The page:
I liked it so much, I played it for Susan – who doesn’t like the movies or the scary genres – and she agreed: it is very well written. Not scary as much as dramatic. Finney has a remarkable eye for detail.

Yesterday, on my trip to the city, I started to listen to it for a third time. It struck me again as such a well-crafted novel I decided to stop at the Chapters on the way home and see if they had a copy so I could read it. Of course, they didn’t (Chapters, I think, has gone steadily downhill as a bookstore since they decided to add geegaws and lifestyle tchotchkes to their stock at the expense of space for books…). But that store had another of his novels: Time and Again (1970). Which I bought.

Continue reading “Jack Finney’s Time and Again”

Gravity: A Review

gravity
While watching director Alfonso Cuarón’s film, Gravity, this weekend, I was struck by how powerful the mixed themes of isolation and survival can be. I was reminded not simply of films – Tom Hanks in Castaway came to mind immediately – but in literature, too; from Robinson Crusoe to Blindness. Stories of survival have captivated humankind since the Gilgamesh epic was scratched into clay tablets by an anonymous Sumerian scribe.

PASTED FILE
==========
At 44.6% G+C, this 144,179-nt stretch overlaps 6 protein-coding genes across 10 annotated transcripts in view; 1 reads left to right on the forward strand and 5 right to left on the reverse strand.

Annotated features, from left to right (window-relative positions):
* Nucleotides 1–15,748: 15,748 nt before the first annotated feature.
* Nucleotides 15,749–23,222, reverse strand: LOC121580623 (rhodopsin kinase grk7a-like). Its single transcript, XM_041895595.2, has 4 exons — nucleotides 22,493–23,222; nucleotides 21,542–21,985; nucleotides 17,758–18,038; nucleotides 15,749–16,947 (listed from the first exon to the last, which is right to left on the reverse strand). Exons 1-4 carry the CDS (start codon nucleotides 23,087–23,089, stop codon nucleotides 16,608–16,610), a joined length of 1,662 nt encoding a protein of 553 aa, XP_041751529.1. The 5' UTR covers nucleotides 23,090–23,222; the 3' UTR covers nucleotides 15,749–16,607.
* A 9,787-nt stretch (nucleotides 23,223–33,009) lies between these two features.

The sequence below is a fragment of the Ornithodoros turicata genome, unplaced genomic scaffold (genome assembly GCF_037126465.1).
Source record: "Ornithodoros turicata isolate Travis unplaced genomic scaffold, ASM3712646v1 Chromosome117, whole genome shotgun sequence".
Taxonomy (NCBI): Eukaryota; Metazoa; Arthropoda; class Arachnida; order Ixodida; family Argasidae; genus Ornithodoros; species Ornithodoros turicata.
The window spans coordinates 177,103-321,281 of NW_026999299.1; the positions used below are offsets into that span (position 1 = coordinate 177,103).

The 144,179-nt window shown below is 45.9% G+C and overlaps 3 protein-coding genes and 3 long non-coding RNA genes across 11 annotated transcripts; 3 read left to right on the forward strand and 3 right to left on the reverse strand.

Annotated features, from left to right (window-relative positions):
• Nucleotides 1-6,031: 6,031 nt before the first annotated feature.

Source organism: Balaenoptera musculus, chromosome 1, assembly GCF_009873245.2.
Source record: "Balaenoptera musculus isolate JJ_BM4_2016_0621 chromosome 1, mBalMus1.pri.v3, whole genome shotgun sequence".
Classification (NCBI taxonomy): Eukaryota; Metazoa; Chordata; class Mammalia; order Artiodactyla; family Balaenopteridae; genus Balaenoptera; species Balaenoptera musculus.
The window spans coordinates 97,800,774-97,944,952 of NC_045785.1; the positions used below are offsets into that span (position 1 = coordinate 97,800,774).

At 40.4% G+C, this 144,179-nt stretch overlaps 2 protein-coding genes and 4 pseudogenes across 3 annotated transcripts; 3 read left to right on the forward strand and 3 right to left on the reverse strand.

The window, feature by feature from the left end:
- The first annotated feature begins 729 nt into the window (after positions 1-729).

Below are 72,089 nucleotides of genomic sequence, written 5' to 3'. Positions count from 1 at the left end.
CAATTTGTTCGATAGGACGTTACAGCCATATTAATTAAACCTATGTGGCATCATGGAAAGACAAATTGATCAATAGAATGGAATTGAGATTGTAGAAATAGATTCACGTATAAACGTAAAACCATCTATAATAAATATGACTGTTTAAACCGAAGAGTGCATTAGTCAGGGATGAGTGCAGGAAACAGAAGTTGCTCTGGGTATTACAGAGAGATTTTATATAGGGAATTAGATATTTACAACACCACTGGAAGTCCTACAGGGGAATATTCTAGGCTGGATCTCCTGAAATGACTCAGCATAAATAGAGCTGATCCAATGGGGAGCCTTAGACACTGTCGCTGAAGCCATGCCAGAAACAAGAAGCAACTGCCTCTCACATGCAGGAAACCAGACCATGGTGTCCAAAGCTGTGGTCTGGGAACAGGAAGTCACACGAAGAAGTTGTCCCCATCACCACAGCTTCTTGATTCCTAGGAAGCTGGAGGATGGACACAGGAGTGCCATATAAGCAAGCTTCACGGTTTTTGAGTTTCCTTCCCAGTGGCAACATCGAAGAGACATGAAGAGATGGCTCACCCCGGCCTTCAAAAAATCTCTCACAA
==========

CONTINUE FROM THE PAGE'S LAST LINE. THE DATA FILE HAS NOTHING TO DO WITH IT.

I really enjoyed Gravity for several reasons and highly recommend it.

First it’s a science fiction film and scifi is my favourite genre of movies. And it’s a good, well-done, high-quality production, not the usual cheesy B-flicks I consume. This one is visually stunning, especially on Blu-Ray. And the sound is gorgeous too – watch the extras about how the sound was developed. Fascinating.

Continue reading “Gravity: A Review”